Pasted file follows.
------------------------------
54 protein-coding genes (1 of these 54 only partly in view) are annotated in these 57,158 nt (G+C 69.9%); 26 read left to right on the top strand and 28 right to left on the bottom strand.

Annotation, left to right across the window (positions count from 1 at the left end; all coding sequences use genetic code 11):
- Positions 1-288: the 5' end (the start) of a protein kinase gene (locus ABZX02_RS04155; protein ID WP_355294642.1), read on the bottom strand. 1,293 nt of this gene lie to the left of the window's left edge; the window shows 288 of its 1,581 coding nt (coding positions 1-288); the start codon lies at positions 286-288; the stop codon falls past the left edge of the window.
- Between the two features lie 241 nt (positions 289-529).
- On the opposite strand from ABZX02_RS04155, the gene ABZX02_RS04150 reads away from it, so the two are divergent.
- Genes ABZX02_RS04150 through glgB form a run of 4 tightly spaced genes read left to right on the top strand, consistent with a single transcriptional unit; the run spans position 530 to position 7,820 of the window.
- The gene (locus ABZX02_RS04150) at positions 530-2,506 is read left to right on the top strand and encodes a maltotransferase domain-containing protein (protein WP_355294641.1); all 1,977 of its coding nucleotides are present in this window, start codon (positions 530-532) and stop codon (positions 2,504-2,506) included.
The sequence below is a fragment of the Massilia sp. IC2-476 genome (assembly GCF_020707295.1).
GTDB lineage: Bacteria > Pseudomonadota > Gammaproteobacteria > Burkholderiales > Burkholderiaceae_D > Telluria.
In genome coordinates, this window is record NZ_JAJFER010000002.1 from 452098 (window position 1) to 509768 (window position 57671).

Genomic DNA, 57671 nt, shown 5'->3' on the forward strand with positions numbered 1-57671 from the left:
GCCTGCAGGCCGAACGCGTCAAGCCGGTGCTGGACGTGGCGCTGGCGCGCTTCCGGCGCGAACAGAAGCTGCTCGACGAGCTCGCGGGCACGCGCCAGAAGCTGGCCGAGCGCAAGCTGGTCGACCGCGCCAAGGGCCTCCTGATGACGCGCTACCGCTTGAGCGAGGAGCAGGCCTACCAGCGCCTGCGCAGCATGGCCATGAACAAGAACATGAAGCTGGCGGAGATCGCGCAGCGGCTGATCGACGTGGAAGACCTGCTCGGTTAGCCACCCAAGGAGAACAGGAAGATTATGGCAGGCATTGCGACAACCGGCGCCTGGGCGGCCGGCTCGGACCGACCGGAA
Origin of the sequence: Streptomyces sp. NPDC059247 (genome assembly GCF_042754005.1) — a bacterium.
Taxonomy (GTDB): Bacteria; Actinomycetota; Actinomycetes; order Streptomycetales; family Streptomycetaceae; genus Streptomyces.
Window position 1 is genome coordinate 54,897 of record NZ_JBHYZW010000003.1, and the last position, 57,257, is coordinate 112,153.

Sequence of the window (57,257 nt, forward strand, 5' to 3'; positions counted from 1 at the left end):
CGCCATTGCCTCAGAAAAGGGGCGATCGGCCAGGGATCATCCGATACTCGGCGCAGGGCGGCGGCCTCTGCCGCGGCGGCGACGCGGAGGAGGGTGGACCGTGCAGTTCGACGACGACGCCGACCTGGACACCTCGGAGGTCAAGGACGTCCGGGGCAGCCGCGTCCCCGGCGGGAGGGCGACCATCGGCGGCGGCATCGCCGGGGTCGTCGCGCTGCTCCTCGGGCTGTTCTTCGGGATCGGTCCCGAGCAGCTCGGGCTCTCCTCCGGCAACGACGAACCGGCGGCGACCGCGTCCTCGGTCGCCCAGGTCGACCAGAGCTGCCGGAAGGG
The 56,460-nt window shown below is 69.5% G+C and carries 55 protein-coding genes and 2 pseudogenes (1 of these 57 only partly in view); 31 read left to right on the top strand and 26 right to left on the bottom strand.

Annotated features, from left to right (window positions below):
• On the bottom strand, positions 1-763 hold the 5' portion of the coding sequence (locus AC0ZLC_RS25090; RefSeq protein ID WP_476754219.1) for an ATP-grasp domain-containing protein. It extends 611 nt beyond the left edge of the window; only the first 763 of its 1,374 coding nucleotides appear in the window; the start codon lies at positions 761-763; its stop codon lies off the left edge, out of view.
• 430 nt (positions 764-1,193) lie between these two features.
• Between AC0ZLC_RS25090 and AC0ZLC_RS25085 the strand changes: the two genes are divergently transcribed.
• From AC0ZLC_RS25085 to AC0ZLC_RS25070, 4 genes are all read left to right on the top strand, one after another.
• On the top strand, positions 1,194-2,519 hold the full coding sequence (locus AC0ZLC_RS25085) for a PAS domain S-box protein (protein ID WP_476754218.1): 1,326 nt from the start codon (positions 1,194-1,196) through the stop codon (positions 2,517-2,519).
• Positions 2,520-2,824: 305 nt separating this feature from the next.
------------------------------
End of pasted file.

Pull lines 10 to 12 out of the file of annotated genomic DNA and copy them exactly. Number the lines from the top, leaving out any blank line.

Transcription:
In genome coordinates, this window is record NZ_JAJFER010000002.1 from 452098 (window position 1) to 509768 (window position 57671).

Genomic DNA, 57671 nt, shown 5'->3' on the forward strand with positions numbered 1-57671 from the left:
GCCTGCAGGCCGAACGCGTCAAGCCGGTGCTGGACGTGGCGCTGGCGCGCTTCCGGCGCGAACAGAAGCTGCTCGACGAGCTCGCGGGCACGCGCCAGAAGCTGGCCGAGCGCAAGCTGGTCGACCGCGCCAAGGGCCTCCTGATGACGCGCTACCGCTTGAGCGAGGAGCAGGCCTACCAGCGCCTGCGCAGCATGGCCATGAACAAGAACATGAAGCTGGCGGAGATCGCGCAGCGGCTGATCGACGTGGAAGACCTGCTCGGTTAGCCACCCAAGGAGAACAGGAAGATTATGGCAGGCATTGCGACAACCGGCGCCTGGGCGGCCGGCTCGGACCGACCGGAA